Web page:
The Victorian government looks set to follow South Australia’s lead in banning e-waste in landfills. The natural outcome of these bans will be a growing awareness of e-waste footprints on the part of purchasing managers and the cost of obsolescence.
The twin evil uncles of our current e-waste problem are short product life cycles and planned obsolescence – the practice of limiting a product’s lifespan by deliberate design.
While many manufacturers may not deliberately plan for obsolescence, short product lifespans are the inevitable result of modern manufacturing practices: low cost components; sealed, unserviceable units; rapid iterations from one generation of technology to the next; promoting the latest cool feature to gain an edge over the competition, etc.
To be fair, short product life cycles have a lot to do with Moore’s law, the seemingly unstoppable cycle that doubles the power of microprocessors every two years. Even so, it’s a cycle that manufacturers have learned to love.
Products that don’t generally outlive the lifespans of their rechargeable batteries are good examples of planned obsolescence; so too are products that are cheaper to replace than fix. Together, those two groups amount to a huge and growing proportion of all future e-waste. They’re the reason that e-waste is now such a big problem.
Anticipating Future Controls on E-Waste Disposal
Public awareness of e-waste issues still seems to be very low. So without laws in place to restrict the way we dispose of it we tend not to worry about what happens at the end of a products life. But as laws change and awareness increases we’ll need to start asking questions such as:
- What is this manufacturer’s reputation for build quality?
- Does battery life dictate the overall life of the product?
- How easily and affordably can the product be serviced?
- Does the manufacturer / retailer run a trade in scheme?
- To what extent is the product recyclable?
- What are the costs of disposal and who will pay for disposal?
- Will this product have a resale value?
Sustainable Supply Chains
As we become more aware of the issues around e-waste it also seems likely that suppliers’ sustainability credentials will carry more weight in purchasing decisions.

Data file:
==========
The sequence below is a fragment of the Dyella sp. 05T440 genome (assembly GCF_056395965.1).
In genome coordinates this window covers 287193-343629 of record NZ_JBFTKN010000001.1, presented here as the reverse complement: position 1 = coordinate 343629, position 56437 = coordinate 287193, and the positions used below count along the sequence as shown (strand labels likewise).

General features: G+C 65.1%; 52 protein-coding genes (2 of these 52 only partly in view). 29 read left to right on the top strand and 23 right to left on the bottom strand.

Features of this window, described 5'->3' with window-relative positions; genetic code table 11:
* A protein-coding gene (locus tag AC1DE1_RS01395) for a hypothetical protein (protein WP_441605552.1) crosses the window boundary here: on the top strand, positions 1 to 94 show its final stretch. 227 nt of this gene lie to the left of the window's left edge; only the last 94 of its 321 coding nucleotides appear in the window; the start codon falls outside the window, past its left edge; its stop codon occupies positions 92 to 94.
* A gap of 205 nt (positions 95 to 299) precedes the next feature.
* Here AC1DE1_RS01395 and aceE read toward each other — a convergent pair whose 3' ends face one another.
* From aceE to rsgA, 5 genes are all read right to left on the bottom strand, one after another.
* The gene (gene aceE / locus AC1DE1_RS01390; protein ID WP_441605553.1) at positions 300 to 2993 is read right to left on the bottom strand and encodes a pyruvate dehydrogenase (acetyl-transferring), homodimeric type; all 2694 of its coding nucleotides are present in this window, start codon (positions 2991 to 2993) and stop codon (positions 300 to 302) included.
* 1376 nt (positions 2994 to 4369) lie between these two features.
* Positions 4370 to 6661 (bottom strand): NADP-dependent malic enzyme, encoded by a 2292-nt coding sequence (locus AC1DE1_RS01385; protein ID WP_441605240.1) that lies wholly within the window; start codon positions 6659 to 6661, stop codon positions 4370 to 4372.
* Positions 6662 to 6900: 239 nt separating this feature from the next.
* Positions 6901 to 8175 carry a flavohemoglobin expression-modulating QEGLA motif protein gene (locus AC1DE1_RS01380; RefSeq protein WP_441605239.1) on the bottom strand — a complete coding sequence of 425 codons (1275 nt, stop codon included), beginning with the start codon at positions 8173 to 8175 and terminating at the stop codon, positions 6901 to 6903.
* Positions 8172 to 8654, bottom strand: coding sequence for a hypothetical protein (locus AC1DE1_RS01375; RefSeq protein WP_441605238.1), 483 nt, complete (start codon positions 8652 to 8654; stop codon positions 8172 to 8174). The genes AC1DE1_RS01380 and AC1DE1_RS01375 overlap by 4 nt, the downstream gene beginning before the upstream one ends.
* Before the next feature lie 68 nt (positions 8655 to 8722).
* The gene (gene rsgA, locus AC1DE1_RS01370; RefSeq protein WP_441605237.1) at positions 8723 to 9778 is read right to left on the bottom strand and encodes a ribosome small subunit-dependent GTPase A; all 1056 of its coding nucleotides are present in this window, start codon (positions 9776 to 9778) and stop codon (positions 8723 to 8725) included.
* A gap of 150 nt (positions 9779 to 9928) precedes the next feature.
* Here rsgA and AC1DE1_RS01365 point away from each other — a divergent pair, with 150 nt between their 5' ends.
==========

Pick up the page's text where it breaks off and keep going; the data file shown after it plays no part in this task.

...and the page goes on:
Reliable information on sustainability oriented supply chain provenance can be hard to source. But as more organisations implement sustainability programs based on based on frameworks such as the Global Reporting Initiative we can expect to have access to a lot more quality information.
For now, we’re limited to the pioneering efforts of organisations such as
Buy or Rent?
One obvious way to avoid the cost of obsolescence is to rent or lease.
Computer leasing and tool hire have been common practice for many years. In recent years a new breed of Internet services has emerged that make new kinds of short term rental convenient. Uber, AirBnB, clothing and jewellery rental services are already well established in the consumer market place. It seems only a matter of time before this trend extends into the workplace, making it practical to rent a much wider range of commercial equipment.
Some see emerging rentals markets offering a boost sustainable economics, citing the current practice of buying goods outright as a major contributor to short product life cycles.
Renting items for limited periods allows them to be shared amongst those who might otherwise buy them outright, reducing demand for new ones.
A renting culture would also change marketplace dynamics, placing a greater emphasis on build quality and longevity.
The same principles apply to reducing E-waste as other any other waste stream. Aim to Reduce, Reuse and Recycle.
As the time draws near when we’ll all need to think about disposing of our e-waste responsibly, we need to look ahead with those 3Rs in mind for all future electronics purchases.
At the very least, we should start to warn suppliers now that in future we want goods that are 100% recyclable.